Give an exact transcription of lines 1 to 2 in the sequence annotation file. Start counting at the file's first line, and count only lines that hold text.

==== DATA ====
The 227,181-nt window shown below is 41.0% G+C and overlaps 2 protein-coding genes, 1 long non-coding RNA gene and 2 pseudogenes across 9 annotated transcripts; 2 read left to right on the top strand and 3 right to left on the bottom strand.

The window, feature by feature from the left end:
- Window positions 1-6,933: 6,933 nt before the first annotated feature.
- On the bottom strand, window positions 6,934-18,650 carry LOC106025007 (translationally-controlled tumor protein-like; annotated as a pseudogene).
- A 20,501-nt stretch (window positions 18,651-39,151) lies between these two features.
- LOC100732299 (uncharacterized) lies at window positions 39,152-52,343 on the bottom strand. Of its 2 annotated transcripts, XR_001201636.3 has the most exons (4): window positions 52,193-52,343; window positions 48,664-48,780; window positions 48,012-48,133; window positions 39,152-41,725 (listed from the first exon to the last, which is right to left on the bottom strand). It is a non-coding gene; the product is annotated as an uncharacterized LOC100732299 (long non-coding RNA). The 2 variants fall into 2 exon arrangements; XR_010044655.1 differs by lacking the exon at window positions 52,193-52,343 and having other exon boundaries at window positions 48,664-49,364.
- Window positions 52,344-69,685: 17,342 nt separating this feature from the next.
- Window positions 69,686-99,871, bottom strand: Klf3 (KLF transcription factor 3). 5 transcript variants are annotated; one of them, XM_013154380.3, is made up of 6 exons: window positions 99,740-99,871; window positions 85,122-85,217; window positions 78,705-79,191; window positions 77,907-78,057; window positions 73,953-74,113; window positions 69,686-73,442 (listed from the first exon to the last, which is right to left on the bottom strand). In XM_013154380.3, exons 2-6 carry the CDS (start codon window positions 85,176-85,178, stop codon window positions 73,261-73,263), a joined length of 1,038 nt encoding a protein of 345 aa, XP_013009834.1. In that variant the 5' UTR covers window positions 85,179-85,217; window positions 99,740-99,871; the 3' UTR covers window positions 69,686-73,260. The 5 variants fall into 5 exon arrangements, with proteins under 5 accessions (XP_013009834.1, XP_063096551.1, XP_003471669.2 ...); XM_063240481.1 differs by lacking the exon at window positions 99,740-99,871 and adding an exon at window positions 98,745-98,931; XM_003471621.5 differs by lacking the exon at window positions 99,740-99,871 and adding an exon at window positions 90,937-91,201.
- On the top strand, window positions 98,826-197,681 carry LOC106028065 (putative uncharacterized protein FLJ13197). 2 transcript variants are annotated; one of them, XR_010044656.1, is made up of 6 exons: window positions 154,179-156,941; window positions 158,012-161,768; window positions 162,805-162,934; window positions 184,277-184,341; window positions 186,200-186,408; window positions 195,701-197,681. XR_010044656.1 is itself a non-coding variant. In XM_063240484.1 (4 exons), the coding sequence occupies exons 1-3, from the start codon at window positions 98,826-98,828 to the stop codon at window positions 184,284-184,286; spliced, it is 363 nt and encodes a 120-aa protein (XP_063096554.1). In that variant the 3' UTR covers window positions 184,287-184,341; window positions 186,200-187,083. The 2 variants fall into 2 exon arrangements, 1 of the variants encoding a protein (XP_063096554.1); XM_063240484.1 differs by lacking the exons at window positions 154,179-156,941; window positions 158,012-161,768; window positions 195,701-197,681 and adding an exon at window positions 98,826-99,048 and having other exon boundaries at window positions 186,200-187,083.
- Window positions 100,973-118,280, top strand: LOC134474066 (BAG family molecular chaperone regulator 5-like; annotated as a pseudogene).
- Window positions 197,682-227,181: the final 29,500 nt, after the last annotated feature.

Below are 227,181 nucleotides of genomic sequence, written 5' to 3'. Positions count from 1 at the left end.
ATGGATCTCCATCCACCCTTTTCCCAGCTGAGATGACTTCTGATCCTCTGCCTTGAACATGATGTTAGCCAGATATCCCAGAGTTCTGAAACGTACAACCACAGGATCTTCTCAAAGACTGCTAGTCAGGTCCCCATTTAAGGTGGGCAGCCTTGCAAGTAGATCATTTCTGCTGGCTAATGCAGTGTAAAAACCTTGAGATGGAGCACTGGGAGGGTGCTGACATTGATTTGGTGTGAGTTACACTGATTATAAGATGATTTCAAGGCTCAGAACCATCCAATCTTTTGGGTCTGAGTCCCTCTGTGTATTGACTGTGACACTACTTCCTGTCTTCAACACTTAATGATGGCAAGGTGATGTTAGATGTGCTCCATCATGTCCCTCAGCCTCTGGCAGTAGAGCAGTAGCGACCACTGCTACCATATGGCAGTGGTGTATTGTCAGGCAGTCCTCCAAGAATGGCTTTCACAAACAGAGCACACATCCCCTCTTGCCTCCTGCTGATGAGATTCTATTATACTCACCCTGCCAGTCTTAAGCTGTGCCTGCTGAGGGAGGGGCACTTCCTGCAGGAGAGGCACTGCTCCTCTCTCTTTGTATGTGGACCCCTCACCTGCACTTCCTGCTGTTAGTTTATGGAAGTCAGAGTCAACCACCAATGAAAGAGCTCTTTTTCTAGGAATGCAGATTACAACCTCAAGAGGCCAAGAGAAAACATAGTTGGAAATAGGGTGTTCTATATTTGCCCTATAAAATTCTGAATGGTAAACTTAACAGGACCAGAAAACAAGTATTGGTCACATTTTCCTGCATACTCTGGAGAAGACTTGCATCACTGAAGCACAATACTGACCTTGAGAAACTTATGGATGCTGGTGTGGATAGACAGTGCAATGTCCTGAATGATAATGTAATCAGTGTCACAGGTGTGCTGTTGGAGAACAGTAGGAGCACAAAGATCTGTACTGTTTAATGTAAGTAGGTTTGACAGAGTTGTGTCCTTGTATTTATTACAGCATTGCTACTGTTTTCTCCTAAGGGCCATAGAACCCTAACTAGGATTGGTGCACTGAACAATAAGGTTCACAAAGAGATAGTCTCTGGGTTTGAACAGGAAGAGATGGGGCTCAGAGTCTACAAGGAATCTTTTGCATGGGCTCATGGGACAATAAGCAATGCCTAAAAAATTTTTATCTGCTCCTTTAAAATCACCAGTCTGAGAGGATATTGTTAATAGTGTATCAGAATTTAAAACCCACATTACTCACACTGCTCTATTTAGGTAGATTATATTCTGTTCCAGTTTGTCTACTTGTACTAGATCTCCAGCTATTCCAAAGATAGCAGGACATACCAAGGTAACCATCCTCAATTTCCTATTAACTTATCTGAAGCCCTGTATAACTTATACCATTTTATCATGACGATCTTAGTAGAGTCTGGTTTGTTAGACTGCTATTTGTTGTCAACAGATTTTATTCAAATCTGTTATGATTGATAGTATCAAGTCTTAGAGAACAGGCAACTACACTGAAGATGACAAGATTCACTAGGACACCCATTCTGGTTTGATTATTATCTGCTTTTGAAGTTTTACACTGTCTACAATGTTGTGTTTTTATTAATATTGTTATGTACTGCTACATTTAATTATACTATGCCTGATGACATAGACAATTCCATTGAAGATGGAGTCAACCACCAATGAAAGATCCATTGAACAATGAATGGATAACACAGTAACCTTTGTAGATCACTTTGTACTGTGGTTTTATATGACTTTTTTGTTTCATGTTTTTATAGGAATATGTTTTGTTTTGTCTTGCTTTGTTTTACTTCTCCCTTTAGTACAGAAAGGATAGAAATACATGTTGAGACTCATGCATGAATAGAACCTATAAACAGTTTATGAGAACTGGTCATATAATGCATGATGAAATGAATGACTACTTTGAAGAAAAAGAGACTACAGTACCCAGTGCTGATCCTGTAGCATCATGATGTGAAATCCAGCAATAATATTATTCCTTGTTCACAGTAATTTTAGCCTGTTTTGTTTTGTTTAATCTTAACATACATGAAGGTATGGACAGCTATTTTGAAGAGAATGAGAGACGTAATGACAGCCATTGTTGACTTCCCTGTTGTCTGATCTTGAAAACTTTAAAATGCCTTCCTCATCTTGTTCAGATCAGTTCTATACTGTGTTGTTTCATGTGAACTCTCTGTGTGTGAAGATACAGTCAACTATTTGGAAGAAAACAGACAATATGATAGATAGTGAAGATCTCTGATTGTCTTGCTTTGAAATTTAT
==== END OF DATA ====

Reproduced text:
The 227,181-nt window shown below is 41.0% G+C and overlaps 2 protein-coding genes, 1 long non-coding RNA gene and 2 pseudogenes across 9 annotated transcripts; 2 read left to right on the top strand and 3 right to left on the bottom strand.

The window, feature by feature from the left end: